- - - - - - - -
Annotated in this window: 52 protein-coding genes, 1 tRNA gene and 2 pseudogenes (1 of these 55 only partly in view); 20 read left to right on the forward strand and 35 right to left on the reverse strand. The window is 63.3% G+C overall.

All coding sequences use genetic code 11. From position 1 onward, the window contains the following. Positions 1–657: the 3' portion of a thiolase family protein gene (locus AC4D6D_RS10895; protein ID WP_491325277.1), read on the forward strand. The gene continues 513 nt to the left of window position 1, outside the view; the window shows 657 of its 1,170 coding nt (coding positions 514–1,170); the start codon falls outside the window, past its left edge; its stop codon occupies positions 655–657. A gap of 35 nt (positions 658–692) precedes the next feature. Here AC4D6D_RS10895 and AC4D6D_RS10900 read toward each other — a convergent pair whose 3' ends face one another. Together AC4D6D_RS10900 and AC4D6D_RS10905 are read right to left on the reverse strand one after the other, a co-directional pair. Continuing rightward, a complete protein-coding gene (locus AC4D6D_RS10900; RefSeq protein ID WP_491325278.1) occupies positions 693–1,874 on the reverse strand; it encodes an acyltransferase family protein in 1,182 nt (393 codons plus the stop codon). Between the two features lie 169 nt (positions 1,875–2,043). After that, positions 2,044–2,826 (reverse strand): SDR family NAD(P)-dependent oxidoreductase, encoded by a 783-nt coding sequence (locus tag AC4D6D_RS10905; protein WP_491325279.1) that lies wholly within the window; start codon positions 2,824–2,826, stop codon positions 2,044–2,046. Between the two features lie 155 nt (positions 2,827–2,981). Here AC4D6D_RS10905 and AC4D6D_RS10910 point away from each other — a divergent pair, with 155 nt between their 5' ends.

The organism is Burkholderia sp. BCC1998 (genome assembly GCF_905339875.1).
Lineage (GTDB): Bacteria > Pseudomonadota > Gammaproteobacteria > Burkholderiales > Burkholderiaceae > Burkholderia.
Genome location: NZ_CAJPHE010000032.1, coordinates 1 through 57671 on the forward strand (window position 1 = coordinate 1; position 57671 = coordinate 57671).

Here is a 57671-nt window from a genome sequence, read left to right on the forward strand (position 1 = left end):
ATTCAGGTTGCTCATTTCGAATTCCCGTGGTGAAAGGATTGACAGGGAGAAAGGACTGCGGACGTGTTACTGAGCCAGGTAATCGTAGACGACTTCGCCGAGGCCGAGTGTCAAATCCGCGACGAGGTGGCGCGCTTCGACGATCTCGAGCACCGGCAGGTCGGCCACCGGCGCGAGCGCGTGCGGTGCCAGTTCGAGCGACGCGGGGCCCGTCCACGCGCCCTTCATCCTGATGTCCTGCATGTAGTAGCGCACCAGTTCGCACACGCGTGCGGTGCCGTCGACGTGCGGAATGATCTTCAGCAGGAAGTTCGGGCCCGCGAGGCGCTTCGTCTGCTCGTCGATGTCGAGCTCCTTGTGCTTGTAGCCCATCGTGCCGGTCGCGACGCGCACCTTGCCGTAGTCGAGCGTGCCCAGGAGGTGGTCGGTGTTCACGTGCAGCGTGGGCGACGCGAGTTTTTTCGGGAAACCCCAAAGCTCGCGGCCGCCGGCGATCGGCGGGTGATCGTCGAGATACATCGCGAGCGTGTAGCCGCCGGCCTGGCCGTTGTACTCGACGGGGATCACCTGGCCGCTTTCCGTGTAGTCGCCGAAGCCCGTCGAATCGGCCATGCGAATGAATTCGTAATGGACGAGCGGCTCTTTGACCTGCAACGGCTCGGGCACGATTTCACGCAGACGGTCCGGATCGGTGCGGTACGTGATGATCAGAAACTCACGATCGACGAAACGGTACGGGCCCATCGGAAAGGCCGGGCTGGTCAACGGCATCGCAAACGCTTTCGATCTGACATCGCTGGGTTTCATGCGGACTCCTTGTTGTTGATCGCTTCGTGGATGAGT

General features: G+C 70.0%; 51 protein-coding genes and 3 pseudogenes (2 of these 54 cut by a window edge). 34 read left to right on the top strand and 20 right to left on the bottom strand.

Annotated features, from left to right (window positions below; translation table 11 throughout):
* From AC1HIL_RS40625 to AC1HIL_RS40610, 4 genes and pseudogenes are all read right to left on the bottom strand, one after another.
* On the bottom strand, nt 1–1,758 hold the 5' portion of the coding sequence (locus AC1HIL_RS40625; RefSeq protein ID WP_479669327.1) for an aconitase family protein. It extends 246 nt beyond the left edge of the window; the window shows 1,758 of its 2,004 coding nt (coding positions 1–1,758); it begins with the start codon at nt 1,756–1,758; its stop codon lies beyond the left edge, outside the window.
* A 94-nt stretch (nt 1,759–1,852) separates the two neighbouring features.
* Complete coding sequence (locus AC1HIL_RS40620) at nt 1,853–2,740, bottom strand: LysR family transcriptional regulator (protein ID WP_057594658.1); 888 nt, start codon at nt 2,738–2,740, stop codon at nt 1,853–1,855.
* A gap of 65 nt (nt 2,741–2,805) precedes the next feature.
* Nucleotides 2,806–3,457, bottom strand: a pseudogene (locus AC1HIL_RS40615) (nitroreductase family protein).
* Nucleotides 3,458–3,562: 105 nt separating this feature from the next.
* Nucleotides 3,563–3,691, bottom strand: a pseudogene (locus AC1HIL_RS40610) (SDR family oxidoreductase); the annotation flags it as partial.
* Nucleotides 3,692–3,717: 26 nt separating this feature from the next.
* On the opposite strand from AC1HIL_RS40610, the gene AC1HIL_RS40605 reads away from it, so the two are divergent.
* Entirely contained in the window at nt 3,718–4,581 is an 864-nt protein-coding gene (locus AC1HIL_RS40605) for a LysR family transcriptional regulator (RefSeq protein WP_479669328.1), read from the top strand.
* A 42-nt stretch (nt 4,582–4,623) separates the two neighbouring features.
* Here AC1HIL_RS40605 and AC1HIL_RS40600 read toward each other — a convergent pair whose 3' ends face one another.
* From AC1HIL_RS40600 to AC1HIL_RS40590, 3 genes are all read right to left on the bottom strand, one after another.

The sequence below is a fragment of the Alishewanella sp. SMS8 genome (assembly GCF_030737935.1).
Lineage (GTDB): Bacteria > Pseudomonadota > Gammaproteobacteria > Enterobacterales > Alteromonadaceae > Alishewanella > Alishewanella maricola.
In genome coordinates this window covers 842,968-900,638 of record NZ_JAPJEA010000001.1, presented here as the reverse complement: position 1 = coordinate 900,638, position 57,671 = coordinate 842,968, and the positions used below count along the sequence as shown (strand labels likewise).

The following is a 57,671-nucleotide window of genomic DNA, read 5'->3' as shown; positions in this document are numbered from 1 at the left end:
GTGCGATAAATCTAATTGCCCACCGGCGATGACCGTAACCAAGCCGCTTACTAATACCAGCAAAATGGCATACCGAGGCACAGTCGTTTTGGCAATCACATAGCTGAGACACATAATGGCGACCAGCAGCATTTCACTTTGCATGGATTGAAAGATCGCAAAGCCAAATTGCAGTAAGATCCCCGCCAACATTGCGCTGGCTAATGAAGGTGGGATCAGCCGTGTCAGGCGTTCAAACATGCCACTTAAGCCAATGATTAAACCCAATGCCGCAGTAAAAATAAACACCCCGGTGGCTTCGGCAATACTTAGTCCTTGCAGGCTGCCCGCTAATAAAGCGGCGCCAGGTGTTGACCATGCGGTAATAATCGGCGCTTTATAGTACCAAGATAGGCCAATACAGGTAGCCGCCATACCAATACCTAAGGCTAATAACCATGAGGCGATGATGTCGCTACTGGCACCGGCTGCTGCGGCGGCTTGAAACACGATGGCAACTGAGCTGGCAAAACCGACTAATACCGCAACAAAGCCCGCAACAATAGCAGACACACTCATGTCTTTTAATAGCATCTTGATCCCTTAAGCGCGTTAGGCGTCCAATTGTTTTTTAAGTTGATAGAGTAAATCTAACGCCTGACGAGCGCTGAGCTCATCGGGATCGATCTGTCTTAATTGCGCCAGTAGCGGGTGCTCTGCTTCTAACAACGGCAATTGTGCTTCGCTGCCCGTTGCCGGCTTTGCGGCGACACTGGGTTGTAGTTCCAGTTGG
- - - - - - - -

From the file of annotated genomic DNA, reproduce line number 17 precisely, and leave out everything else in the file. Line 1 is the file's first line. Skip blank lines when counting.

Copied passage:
* Nucleotides 3,563–3,691, bottom strand: a pseudogene (locus AC1HIL_RS40610) (SDR family oxidoreductase); the annotation flags it as partial.